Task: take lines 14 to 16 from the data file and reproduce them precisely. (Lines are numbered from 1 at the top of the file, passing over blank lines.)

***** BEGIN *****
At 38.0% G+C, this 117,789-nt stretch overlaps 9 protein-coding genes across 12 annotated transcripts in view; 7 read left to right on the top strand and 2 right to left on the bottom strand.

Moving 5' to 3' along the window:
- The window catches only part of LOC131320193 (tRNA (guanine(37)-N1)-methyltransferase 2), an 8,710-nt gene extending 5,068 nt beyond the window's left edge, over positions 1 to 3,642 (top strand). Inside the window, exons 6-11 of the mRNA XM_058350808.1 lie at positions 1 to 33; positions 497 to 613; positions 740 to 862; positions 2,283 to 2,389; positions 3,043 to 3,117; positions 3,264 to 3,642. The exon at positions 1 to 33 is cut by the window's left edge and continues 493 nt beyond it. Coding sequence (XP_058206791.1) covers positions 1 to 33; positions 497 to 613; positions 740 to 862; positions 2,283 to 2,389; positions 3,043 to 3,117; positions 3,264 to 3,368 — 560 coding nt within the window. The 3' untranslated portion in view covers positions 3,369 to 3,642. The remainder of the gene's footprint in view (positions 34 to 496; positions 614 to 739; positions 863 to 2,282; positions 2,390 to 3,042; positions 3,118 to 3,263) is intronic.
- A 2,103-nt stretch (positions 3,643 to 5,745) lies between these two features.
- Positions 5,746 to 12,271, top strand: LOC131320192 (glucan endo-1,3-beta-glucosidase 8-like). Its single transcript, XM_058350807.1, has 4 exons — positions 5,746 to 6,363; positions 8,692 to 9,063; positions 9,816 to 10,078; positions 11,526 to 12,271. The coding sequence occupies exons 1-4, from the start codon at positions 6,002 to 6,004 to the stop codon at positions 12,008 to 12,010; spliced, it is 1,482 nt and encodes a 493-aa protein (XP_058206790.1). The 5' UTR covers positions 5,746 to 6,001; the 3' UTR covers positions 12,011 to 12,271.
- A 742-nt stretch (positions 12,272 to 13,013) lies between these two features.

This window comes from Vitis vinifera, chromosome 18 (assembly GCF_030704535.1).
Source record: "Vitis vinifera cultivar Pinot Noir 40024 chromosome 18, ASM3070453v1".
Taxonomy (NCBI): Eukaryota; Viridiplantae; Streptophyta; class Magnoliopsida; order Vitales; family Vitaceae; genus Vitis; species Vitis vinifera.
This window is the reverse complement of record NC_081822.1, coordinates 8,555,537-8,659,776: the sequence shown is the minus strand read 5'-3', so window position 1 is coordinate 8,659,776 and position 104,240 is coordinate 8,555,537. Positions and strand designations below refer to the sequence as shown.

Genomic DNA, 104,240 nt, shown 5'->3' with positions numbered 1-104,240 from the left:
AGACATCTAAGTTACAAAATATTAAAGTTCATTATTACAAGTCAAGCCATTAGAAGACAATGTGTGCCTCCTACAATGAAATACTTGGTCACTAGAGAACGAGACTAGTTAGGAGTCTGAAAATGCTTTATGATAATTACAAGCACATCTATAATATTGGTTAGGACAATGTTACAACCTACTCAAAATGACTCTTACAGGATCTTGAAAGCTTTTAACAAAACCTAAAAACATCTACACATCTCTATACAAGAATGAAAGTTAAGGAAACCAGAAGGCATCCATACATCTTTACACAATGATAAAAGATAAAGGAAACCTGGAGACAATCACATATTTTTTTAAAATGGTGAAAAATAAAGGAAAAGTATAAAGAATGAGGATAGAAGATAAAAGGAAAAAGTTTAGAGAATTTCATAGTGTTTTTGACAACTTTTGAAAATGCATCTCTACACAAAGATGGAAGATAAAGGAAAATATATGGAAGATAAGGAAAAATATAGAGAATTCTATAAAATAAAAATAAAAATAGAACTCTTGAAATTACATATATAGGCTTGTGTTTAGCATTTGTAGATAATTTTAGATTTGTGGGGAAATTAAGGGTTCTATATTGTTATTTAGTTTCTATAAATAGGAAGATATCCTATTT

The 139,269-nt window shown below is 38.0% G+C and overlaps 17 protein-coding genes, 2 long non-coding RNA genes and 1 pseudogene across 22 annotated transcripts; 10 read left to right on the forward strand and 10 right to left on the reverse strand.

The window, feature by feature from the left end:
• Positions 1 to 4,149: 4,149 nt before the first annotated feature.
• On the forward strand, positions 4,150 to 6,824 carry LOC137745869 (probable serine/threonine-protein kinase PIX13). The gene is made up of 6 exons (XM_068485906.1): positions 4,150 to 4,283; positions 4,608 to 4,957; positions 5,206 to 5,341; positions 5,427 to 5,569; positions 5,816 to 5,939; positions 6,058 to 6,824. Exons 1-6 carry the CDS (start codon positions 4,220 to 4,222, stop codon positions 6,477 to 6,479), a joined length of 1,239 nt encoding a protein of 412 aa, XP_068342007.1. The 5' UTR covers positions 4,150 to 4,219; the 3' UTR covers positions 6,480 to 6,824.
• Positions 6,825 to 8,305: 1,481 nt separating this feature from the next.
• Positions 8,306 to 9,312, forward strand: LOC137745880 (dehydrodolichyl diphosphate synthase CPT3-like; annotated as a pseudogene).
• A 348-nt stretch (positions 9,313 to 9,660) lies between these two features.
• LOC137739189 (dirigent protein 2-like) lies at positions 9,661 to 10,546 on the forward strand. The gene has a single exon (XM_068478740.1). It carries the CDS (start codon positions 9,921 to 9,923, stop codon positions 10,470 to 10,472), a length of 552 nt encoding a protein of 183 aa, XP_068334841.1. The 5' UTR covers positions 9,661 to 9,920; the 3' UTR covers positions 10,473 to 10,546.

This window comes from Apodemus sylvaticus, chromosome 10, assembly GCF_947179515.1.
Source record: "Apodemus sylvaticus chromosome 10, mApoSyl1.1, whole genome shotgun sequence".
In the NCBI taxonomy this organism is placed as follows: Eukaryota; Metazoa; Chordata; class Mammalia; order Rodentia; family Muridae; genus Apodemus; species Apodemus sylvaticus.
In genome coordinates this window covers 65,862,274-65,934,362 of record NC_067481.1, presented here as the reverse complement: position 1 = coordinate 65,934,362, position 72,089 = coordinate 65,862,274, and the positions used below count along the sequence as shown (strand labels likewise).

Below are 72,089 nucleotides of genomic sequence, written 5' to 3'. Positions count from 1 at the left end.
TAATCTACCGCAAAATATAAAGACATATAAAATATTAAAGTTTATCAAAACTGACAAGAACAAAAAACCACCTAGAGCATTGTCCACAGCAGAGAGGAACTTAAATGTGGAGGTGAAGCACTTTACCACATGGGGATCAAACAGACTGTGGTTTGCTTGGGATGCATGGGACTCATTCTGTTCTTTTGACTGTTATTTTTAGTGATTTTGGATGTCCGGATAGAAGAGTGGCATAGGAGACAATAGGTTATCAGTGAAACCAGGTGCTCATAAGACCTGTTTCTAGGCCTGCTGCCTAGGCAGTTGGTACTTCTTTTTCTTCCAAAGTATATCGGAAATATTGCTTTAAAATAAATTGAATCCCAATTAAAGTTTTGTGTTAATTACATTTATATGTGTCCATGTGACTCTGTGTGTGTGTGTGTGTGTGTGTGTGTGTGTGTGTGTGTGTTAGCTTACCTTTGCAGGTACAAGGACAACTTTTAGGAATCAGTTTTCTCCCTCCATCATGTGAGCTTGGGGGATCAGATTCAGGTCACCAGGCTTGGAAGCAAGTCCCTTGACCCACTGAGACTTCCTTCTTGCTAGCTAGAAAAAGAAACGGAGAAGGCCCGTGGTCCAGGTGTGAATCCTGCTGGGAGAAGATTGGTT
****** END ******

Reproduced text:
The window, feature by feature from the left end:
• Positions 1 to 4,149: 4,149 nt before the first annotated feature.
• On the forward strand, positions 4,150 to 6,824 carry LOC137745869 (probable serine/threonine-protein kinase PIX13). The gene is made up of 6 exons (XM_068485906.1): positions 4,150 to 4,283; positions 4,608 to 4,957; positions 5,206 to 5,341; positions 5,427 to 5,569; positions 5,816 to 5,939; positions 6,058 to 6,824. Exons 1-6 carry the CDS (start codon positions 4,220 to 4,222, stop codon positions 6,477 to 6,479), a joined length of 1,239 nt encoding a protein of 412 aa, XP_068342007.1. The 5' UTR covers positions 4,150 to 4,219; the 3' UTR covers positions 6,480 to 6,824.